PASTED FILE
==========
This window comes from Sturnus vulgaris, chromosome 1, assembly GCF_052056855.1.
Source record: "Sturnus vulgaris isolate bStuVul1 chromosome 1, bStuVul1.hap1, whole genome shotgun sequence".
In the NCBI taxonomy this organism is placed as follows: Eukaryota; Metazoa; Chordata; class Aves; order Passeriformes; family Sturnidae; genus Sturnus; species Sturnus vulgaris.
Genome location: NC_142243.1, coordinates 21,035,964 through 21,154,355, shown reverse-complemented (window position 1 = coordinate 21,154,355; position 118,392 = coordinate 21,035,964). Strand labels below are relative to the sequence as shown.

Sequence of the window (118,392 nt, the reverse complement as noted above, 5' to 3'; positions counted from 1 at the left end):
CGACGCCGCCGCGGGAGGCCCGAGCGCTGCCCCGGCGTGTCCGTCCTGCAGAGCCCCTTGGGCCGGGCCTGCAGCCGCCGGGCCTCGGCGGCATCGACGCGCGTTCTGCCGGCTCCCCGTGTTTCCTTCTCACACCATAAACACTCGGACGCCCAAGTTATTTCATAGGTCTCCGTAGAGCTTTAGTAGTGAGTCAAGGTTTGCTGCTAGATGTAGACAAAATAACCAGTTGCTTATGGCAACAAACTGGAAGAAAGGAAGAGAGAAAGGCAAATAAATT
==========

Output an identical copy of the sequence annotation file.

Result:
This window comes from Sturnus vulgaris, chromosome 1, assembly GCF_052056855.1.
Source record: "Sturnus vulgaris isolate bStuVul1 chromosome 1, bStuVul1.hap1, whole genome shotgun sequence".
In the NCBI taxonomy this organism is placed as follows: Eukaryota; Metazoa; Chordata; class Aves; order Passeriformes; family Sturnidae; genus Sturnus; species Sturnus vulgaris.
Genome location: NC_142243.1, coordinates 21,035,964 through 21,154,355, shown reverse-complemented (window position 1 = coordinate 21,154,355; position 118,392 = coordinate 21,035,964). Strand labels below are relative to the sequence as shown.

Sequence of the window (118,392 nt, the reverse complement as noted above, 5' to 3'; positions counted from 1 at the left end):
CGACGCCGCCGCGGGAGGCCCGAGCGCTGCCCCGGCGTGTCCGTCCTGCAGAGCCCCTTGGGCCGGGCCTGCAGCCGCCGGGCCTCGGCGGCATCGACGCGCGTTCTGCCGGCTCCCCGTGTTTCCTTCTCACACCATAAACACTCGGACGCCCAAGTTATTTCATAGGTCTCCGTAGAGCTTTAGTAGTGAGTCAAGGTTTGCTGCTAGATGTAGACAAAATAACCAGTTGCTTATGGCAACAAACTGGAAGAAAGGAAGAGAGAAAGGCAAATAAATT